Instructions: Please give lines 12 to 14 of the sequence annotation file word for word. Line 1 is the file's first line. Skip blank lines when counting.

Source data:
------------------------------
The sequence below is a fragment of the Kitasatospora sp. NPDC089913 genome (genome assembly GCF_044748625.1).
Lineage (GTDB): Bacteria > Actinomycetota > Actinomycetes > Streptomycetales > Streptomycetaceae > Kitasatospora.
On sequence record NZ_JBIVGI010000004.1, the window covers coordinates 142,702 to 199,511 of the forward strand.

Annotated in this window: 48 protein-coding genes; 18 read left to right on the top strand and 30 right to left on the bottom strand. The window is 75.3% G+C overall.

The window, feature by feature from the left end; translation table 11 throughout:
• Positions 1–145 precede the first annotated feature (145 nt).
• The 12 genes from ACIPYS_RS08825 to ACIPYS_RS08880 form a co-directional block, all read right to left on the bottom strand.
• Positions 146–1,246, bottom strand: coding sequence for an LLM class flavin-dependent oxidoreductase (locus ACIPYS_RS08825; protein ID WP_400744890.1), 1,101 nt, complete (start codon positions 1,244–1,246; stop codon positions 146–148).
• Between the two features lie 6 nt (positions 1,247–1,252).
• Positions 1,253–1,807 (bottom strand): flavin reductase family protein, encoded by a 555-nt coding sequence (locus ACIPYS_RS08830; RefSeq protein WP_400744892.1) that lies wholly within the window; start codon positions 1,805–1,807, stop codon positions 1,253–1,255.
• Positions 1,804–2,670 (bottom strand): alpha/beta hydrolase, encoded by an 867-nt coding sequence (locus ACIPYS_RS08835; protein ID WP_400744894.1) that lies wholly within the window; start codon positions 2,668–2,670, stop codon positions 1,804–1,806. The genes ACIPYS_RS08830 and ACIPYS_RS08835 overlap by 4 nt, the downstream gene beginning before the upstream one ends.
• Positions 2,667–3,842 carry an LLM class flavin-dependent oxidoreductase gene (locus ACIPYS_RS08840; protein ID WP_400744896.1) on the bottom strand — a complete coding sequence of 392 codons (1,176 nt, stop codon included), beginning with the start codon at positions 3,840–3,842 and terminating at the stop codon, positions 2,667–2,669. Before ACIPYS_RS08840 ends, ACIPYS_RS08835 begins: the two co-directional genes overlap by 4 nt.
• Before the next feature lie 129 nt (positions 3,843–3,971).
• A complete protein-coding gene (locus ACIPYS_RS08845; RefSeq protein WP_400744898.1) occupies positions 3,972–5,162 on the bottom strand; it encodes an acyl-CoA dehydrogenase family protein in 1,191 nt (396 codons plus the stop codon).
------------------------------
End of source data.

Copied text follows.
• Positions 2,667–3,842 carry an LLM class flavin-dependent oxidoreductase gene (locus ACIPYS_RS08840; protein ID WP_400744896.1) on the bottom strand — a complete coding sequence of 392 codons (1,176 nt, stop codon included), beginning with the start codon at positions 3,840–3,842 and terminating at the stop codon, positions 2,667–2,669. Before ACIPYS_RS08840 ends, ACIPYS_RS08835 begins: the two co-directional genes overlap by 4 nt.
• Before the next feature lie 129 nt (positions 3,843–3,971).
• A complete protein-coding gene (locus ACIPYS_RS08845; RefSeq protein WP_400744898.1) occupies positions 3,972–5,162 on the bottom strand; it encodes an acyl-CoA dehydrogenase family protein in 1,191 nt (396 codons plus the stop codon).